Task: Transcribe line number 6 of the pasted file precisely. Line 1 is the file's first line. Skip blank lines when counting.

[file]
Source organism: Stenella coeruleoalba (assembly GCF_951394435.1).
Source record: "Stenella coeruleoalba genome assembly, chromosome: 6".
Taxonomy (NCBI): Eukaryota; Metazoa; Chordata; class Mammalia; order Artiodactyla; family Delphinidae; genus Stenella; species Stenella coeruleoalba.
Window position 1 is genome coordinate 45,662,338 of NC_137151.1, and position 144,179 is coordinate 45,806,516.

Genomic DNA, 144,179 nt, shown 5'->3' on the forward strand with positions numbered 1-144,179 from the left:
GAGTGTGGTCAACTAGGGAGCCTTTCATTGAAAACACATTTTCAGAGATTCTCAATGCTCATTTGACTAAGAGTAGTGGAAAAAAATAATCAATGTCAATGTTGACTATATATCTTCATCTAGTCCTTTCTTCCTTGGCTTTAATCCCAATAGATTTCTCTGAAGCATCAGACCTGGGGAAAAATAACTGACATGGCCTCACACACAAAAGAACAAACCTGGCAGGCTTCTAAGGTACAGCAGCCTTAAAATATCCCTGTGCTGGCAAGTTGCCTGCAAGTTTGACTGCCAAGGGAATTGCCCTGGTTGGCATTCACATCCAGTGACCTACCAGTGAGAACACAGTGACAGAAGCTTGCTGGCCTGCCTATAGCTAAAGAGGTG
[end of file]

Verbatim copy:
GAGTGTGGTCAACTAGGGAGCCTTTCATTGAAAACACATTTTCAGAGATTCTCAATGCTCATTTGACTAAGAGTAGTGGAAAAAAATAATCAATGTCAATGTTGACTATATATCTTCATCTAGTCCTTTCTTCCTTGGCTTTAATCCCAATAGATTTCTCTGAAGCATCAGACCTGGGGAAAAATAACTGACATGGCCTCACACACAAAAGAACAAACCTGGCAGGCTTCTAAGGTACAGCAGCCTTAAAATATCCCTGTGCTGGCAAGTTGCCTGCAAGTTTGACTGCCAAGGGAATTGCCCTGGTTGGCATTCACATCCAGTGACCTACCAGTGAGAACACAGTGACAGAAGCTTGCTGGCCTGCCTATAGCTAAAGAGGTG